Critical Path, DoubleClick, 3Com and Conexant Systems

A look at some of the best stock ideas floating around on the Web.
Author:
Publish date:

A selection of some of the most intriguing tech stock ideas on the Web. The items presented do not represent the views of TheStreet.com; rather, the collection is offered as a service to our members who may be scanning the Web for stock-related information.

Critical Path

Steve Harmon

(Feb. 2)

Companies don't keep technicians on staff to make sure telephones keep going, and one of these days, the same will be true for email services, says Internet analyst Steve Harmon. That's why he likes the prospects of San Francisco-based startup

Critical Path

, which provides outsourced email services to corporations. The company recently filed its intention to raise $51.8 million in an initial public offering.

Founded in 1997, Critical Path was generating $897,000 in revenues by 1998. It also posted a $11.46 million net loss. But like other Internet-related companies, the story is the promise of the future. Although 62% of Critical Path's revenues come from the Web financial site

E*trade

(EGRP)

and 30% from the Internet service provider

Verio

(VRIO)

, the company has been busy inking more deals. More than 100 companies use its services, including

US West

(USW)

and

Network Solutions

(NSOL)

.

USA.NET

and

iName

are two challengers that have strong footholds with portals and companies. Another big question is just how the Year 2000 problem will affect email. But this mission-critical (only telephone service is more critical to corporate communications) service has the potential to do extremely well as an industry. "If you consider the 10 million small- to medium-sized businesses in the U.S., the Fortune 500, the global companies, the increasingly sophisticated email offerings to come," says Harmon, "then the market for Critical Path seems ahead in many ways."

More information can be found at:

www.internetnews.com

DoubleClick

Online Investor

(Feb. 1)

DoubleClick

(DCLK)

, the Internet ad agency, reported fourth-quarter losses that were slightly narrower than analysts expected, leading many to conclude that Internet users actually are responding to ads.

In the current Internet investment climate, any positives produce extravagant results. DoubleClick shares rose nearly 20% on the earnings news. But even DoubleClick's president, Kevin Ryan, doesn't expect a profit until the second or third quarter of 2000, at the earliest.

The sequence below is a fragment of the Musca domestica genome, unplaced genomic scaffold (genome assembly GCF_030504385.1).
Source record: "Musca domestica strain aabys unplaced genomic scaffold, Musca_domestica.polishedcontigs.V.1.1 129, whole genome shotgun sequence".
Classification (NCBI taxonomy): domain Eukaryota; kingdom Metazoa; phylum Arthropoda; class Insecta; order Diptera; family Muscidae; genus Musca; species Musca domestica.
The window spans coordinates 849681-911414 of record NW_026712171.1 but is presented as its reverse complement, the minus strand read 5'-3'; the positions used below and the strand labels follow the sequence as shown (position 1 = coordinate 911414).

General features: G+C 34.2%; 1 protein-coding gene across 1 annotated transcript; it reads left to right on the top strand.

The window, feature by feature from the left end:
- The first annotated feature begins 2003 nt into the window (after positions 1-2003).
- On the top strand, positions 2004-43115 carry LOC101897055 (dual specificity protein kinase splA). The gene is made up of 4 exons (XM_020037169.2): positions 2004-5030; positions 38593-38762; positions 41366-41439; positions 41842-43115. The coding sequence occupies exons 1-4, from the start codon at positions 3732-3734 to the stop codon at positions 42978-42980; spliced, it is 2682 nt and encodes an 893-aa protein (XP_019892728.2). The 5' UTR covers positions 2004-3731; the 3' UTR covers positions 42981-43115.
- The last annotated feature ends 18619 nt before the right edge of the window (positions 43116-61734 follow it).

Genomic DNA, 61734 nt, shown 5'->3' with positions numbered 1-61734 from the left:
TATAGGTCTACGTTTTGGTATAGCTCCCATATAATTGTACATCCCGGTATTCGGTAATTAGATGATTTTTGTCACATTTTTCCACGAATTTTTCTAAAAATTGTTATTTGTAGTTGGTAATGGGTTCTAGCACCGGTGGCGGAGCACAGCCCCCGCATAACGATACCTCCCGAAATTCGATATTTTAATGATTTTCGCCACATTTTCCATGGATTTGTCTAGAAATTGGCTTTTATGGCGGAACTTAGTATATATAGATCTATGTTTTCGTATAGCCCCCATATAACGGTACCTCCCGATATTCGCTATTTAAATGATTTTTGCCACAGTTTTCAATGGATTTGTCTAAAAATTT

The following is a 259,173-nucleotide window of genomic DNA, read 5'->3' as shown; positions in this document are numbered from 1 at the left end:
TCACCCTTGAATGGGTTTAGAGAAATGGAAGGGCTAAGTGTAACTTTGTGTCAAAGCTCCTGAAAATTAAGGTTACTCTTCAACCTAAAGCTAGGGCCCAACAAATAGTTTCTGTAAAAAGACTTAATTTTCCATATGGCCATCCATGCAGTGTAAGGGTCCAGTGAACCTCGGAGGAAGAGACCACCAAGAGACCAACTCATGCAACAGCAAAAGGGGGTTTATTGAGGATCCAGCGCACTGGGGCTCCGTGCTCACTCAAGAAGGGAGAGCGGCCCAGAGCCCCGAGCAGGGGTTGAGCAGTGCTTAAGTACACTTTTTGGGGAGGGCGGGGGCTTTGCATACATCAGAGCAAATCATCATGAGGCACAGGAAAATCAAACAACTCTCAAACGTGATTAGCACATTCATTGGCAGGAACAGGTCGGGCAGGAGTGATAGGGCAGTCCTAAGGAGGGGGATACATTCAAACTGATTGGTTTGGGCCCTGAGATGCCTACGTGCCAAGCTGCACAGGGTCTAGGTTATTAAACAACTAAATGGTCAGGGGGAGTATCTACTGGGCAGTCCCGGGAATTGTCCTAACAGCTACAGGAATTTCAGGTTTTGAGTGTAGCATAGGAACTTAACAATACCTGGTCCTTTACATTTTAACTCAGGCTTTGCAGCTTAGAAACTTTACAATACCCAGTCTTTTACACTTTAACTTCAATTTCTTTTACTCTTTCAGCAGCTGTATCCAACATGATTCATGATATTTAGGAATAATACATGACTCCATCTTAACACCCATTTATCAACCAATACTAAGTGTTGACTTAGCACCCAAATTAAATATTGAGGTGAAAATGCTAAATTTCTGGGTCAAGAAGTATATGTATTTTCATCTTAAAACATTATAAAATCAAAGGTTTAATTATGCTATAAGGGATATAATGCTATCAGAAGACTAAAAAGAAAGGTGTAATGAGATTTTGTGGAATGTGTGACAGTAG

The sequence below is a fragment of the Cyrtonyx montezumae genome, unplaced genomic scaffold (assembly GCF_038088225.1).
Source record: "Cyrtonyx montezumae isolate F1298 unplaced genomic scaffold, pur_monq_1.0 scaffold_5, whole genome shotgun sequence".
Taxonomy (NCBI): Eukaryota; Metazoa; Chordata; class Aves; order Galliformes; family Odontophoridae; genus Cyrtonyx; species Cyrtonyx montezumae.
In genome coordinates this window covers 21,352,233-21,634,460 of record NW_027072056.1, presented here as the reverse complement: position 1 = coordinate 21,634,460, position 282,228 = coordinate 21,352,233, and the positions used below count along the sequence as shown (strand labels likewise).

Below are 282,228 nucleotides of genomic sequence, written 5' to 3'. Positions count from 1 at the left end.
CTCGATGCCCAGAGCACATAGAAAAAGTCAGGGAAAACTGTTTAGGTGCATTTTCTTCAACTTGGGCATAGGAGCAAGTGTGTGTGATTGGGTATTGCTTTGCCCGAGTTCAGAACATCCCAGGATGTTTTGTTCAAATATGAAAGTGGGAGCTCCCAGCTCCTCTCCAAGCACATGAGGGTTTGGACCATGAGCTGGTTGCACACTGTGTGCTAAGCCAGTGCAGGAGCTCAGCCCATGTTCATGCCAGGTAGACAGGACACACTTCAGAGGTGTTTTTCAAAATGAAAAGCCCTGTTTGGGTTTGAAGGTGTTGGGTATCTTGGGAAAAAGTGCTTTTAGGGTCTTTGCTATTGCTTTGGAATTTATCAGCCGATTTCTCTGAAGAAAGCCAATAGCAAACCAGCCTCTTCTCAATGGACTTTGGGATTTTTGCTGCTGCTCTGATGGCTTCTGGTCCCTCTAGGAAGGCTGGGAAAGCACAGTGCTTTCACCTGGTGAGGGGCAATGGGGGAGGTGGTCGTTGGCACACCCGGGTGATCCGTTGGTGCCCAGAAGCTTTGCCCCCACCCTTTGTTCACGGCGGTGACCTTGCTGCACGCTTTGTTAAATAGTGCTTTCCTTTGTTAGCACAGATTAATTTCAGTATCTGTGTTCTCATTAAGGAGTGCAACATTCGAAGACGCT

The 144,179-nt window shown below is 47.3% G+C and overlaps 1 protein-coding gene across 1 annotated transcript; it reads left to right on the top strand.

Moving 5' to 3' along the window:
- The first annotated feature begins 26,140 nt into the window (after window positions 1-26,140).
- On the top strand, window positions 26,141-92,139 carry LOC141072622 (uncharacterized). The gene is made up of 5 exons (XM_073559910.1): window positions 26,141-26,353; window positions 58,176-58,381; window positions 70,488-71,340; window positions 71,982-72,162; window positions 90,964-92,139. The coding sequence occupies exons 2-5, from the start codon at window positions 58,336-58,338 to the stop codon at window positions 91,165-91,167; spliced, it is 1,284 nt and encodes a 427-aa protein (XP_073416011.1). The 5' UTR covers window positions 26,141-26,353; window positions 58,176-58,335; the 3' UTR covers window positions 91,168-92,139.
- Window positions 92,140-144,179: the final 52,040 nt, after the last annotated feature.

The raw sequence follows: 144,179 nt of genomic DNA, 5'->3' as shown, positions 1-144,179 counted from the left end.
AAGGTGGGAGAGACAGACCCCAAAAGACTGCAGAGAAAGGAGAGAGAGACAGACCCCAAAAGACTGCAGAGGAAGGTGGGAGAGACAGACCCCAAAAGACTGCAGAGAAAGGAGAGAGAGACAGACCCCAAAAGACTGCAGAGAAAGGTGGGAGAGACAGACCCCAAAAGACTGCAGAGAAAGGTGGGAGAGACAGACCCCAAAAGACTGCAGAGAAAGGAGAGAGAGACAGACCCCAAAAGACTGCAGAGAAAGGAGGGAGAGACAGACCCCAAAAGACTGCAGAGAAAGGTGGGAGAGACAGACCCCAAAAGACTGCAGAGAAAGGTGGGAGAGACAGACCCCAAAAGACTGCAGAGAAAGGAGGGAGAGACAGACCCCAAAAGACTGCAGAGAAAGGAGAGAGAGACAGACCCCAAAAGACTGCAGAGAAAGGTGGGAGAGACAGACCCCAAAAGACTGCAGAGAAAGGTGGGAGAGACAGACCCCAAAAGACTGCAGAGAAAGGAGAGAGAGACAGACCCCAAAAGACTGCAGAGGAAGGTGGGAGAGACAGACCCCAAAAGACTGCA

The company's march toward market share and strategic positioning shows promise, says

Online Investor

. The numbers keep getting less negative (for the Internet, that's positive). In addition, DoubleClick's biggest customer,

AltaVista

, which accounts for 44% of the company's revenue, renewed its contract. Even better, a 90-day cancellation clause that had been in the contract is now gone, though that's balanced by the fact that AltaVista can compete with DoubleClick for new business.

Wall Street cheered the news and one firm upped its price target on DoubleClick to 160. Shares are currently trading around 92. "At the very least," says

Online Investor

, "DoubleClick looks well positioned to gain more business in the near future," as e-commerce companies are including e-advertising in their plans more and more.

More information can be found at:

fnews.yahoo.com

3Com

Adam Lashinsky

(Feb. 5)

Shares of

3Com

(COMS)

have fallen nearly 30% since a Jan. 20 investor meeting in New York, even though there were no bombshells. What's going on? Wall Street was rattled by the

tone

of the presentation as well as of recent communications with analysts, says

San Jose Mercury News

columnist Adam Lashinsky.

To be fair, investors also are spooked by price cuts by

Intel

(INTC) - Get Report

, an earnings shortfall at

Newbridge Networks

(NN)

and negative comments about the networking industry from

Cisco

(CSCO) - Get Report

.

But what's really on investors' minds is the possibility of an earnings disappointment. 3Com relies on February, the last month of its third fiscal quarter, for as much as 50% of its sales for the period. "There's a good chance that

3Com may not make their published expectations,"

Goldman Sachs

analyst Ajay Diwan tells Lashinsky.

3Com says its message hasn't changed since the Jan. 20 meeting, in which analysts seemed confident the company would earn the expected per-share earnings of 36 cents. "We aren't communicating anything different than we did at the end of the second

fiscal quarter," a spokeswoman tells Lashinsky.

More information can be found at:

www.sjmercury.com

Conexant Systems

Jeffery Freedman

(Feb. 2)

Conexant Systems

(CNXT) - Get Report

, the largest company to focus exclusively on semiconductor products for communications, is "worth taking a peek at," says

Raging Bull's

Jeffery Freedman.

The company has been a "driving force" in communications for 30 years as part of

Rockwell International

(ROK) - Get Report

, from which it was spun off early this year. As a Rockwell division, it accounted for $1.2 billion in business. That puts it in a league with major competitors

Lucent

(LU)

and

Texas Instruments

(TXN) - Get Report

.

Conexant posted a pre-tax $97.3 million loss in the first quarter, whih included $91 million in unusual and special charges. Revenues were up 11% over the year-ago period, though. The stock price has gyrated wildly between a high of 22 and a low of 13. It's now trading around 17. Conexant is "likely to be a roller coaster," says Freedman, "but one, at this reserve, that promises more summits than valleys."

More information can be found at:

www.sjmercury.com